Thanks for this great sketch, I will try to use it straight away with the RPi!
Only, I am not sure if I can connect the strip the same way like the Photon…
The Rpi is not 5V tolerant…
So, I should protect the SPI ports, right?

:wave::older_man:


#29

There are variations of course (zener diodes, level converters etc…) but this is the simple protection method I 'd like to use for ALL RPI GPIOs:

28

Any comments somebody?


#30

For one, this is a silicon diode, so it has a forward voltage of ~0.7 V which will allow the voltage on the GPIO rise to ~4.0V before the diode actually opens and then you are back-feeding ~4.3V into the 3.3V out side of the regulator, which might not be happy with it (the Particle device’s regulators will definetly not, and since the µC sits on the same rail it won’t be either).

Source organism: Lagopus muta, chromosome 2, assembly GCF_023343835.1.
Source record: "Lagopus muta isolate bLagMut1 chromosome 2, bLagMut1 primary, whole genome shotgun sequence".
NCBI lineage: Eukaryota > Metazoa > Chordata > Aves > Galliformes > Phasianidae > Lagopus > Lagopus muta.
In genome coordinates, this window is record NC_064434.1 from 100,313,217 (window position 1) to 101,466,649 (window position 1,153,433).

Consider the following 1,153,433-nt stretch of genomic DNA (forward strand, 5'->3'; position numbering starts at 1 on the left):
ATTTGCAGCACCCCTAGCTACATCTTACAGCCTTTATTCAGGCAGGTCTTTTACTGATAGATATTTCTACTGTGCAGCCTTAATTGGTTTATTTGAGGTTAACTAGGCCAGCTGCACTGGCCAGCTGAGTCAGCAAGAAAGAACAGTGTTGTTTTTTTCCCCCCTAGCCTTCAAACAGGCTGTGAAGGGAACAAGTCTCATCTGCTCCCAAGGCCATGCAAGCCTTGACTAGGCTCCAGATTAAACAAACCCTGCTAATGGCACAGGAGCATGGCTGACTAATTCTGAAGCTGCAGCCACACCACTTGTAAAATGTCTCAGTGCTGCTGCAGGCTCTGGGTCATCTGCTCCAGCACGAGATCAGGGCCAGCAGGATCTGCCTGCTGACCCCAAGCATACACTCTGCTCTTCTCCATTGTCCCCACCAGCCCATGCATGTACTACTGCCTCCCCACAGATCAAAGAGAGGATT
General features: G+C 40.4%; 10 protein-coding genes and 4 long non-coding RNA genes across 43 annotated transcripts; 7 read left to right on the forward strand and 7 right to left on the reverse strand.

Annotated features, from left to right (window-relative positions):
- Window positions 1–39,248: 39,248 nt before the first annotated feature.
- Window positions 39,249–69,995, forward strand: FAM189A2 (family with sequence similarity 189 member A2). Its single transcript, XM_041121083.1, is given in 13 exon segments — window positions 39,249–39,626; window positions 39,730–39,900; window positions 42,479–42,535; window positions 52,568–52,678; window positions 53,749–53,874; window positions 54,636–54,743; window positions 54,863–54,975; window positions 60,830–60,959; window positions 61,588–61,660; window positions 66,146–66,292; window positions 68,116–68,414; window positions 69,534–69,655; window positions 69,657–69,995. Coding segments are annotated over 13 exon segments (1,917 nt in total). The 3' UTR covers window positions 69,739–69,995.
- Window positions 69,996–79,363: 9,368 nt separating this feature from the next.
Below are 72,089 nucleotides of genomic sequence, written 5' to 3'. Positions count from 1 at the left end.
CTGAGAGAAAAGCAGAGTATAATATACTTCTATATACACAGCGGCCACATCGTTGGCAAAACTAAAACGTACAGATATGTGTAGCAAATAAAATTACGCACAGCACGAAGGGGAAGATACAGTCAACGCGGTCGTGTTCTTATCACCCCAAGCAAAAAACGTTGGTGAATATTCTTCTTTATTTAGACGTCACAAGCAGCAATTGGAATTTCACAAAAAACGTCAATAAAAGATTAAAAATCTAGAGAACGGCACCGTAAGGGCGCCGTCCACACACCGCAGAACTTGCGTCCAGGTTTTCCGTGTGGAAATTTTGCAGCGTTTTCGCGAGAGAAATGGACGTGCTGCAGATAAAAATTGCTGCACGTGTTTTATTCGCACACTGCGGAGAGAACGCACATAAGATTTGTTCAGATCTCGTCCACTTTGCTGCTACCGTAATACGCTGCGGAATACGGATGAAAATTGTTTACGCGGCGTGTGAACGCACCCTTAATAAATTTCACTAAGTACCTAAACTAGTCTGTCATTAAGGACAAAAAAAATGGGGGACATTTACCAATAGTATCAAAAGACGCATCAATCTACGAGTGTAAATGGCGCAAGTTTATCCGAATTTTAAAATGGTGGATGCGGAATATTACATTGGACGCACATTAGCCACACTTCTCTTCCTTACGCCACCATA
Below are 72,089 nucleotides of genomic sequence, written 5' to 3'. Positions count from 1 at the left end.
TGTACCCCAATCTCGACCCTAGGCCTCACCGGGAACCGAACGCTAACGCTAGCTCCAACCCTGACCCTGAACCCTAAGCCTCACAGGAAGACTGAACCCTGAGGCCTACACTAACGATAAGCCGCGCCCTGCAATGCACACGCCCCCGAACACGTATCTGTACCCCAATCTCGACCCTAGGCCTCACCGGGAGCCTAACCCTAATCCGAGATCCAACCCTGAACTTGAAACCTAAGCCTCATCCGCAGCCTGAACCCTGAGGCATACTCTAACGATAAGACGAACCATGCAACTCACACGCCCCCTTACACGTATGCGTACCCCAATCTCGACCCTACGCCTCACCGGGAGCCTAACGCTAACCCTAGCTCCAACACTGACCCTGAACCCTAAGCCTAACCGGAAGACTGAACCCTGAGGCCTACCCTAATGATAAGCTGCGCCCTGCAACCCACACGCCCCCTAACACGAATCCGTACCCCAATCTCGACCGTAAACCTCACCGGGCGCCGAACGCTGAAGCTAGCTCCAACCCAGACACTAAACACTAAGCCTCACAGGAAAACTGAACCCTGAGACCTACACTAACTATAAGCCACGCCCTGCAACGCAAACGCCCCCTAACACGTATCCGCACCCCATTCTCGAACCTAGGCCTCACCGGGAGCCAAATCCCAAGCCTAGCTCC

I can’t talk for the RPi’s regulator, but I’d at least go for a Germanium Schottky diode which will have a forward voltage of only ~0.2V


#31

That’s right @ScruffR, I hesitate also, but I read in a RPi blog that this should be fine…

Is there an IC with 8 or so bidirectional logic level shifters?


#32

Yes, there are some.
That’s one of them http://www.ti.com/lit/ds/symlink/txb0108.pdf


#33

Great tip @ScruffR, thanks!
I ordered these for $1/pce:
22
:ok_hand:


#34

Hey @ScruffR, this is really a great way to control these Dotstars.
But is there a possibility to also control the first led in a string?

When the following Particle.function() arguments are sent “1,255,0,0,31” the second led turns RED.
With “0,255,0,0,31” they ALL turn RED…